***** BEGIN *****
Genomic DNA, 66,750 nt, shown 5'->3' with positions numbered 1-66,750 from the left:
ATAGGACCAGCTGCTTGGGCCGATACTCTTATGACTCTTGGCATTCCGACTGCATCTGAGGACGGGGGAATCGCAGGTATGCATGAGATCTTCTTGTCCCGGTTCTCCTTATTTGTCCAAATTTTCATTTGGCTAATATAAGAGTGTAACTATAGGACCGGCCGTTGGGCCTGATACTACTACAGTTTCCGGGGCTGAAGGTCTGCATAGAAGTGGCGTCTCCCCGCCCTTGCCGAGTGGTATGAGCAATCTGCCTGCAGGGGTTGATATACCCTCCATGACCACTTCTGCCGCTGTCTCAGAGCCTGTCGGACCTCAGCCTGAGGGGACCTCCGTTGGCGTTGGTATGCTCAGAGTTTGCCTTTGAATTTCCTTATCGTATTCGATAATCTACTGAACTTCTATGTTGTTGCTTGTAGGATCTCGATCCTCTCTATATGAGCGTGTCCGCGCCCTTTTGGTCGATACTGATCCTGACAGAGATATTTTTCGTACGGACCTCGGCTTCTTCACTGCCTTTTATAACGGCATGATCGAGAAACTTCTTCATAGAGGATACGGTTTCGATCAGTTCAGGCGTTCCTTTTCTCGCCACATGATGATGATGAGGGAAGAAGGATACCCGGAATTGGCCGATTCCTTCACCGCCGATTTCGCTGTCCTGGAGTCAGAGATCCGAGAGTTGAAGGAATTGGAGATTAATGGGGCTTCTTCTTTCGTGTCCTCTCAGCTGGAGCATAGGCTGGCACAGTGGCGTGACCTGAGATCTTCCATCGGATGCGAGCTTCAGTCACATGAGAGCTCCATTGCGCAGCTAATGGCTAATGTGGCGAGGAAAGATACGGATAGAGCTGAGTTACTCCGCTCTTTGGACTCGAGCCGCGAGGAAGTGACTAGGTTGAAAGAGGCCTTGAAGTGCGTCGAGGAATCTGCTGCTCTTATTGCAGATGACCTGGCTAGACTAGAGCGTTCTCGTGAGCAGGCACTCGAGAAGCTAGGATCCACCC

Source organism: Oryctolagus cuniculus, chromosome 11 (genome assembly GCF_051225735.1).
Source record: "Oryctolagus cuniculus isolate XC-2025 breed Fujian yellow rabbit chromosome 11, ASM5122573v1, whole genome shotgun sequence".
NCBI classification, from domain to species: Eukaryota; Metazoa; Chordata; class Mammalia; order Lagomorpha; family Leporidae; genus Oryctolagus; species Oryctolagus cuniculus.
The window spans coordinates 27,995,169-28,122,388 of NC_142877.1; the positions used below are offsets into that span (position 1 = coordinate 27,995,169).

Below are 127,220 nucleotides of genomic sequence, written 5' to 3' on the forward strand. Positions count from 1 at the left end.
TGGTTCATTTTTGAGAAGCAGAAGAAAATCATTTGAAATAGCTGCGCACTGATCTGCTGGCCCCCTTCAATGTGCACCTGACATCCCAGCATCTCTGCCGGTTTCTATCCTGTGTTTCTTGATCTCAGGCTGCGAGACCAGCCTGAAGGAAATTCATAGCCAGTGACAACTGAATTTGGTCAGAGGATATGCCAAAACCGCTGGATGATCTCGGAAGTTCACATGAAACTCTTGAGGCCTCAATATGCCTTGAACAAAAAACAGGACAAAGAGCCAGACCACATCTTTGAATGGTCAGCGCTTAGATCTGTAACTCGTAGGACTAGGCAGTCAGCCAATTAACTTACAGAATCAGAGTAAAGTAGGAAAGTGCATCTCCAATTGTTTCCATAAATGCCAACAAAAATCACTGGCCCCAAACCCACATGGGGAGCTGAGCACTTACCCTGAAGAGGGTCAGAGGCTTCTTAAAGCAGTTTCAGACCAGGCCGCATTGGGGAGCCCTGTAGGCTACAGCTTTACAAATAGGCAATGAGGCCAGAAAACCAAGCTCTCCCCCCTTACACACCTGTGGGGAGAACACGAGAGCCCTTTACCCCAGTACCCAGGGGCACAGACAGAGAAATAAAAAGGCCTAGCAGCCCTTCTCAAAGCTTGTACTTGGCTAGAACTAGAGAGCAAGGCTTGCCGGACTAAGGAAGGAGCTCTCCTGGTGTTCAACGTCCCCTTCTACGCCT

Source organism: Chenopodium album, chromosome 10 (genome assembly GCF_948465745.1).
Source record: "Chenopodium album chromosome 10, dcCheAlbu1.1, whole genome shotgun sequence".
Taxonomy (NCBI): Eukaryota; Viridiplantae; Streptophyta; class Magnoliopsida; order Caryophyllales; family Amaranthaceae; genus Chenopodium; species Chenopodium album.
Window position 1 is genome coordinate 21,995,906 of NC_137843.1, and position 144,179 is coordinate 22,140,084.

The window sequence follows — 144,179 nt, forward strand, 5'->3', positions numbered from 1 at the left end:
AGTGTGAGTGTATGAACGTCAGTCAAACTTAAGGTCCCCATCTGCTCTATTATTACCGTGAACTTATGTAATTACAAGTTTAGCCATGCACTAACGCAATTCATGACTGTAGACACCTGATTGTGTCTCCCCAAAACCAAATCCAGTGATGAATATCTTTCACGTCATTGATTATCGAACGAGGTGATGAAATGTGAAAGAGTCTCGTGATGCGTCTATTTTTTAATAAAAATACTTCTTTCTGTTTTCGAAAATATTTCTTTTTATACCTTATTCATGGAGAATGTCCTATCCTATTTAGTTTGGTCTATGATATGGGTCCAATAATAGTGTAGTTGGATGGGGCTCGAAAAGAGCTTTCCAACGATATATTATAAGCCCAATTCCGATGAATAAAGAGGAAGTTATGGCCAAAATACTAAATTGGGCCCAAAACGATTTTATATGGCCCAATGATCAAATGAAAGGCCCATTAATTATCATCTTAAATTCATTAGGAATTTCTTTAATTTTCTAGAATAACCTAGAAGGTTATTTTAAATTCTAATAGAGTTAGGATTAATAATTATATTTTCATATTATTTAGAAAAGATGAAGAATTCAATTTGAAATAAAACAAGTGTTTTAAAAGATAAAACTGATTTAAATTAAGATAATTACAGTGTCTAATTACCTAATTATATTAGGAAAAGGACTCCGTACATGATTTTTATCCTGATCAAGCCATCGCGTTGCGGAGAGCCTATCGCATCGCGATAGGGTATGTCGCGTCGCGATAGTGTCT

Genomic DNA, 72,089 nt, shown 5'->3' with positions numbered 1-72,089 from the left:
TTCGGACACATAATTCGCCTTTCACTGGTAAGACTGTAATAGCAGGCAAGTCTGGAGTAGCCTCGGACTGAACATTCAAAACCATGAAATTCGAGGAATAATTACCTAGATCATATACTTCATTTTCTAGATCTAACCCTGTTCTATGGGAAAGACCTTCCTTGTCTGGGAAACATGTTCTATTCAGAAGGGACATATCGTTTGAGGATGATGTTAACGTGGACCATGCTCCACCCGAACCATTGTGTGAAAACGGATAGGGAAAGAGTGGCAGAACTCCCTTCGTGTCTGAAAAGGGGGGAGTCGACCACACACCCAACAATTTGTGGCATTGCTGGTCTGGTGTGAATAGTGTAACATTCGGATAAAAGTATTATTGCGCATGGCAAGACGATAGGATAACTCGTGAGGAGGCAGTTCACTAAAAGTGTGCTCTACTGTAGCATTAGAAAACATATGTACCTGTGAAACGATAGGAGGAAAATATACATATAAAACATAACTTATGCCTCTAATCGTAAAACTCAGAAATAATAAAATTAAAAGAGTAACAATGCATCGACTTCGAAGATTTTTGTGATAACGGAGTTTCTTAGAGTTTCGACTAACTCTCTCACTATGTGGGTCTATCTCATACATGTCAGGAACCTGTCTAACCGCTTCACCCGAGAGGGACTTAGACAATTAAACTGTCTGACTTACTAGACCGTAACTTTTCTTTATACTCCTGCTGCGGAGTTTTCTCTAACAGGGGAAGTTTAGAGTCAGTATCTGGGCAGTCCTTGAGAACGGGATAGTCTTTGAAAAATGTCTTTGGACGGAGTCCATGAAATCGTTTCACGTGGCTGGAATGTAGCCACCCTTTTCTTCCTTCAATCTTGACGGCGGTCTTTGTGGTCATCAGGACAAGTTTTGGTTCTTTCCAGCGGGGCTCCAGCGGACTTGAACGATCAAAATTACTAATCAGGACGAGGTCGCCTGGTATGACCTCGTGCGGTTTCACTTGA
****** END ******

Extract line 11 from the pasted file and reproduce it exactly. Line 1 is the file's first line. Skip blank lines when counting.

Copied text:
Taxonomy (NCBI): Eukaryota; Viridiplantae; Streptophyta; class Magnoliopsida; order Caryophyllales; family Amaranthaceae; genus Chenopodium; species Chenopodium album.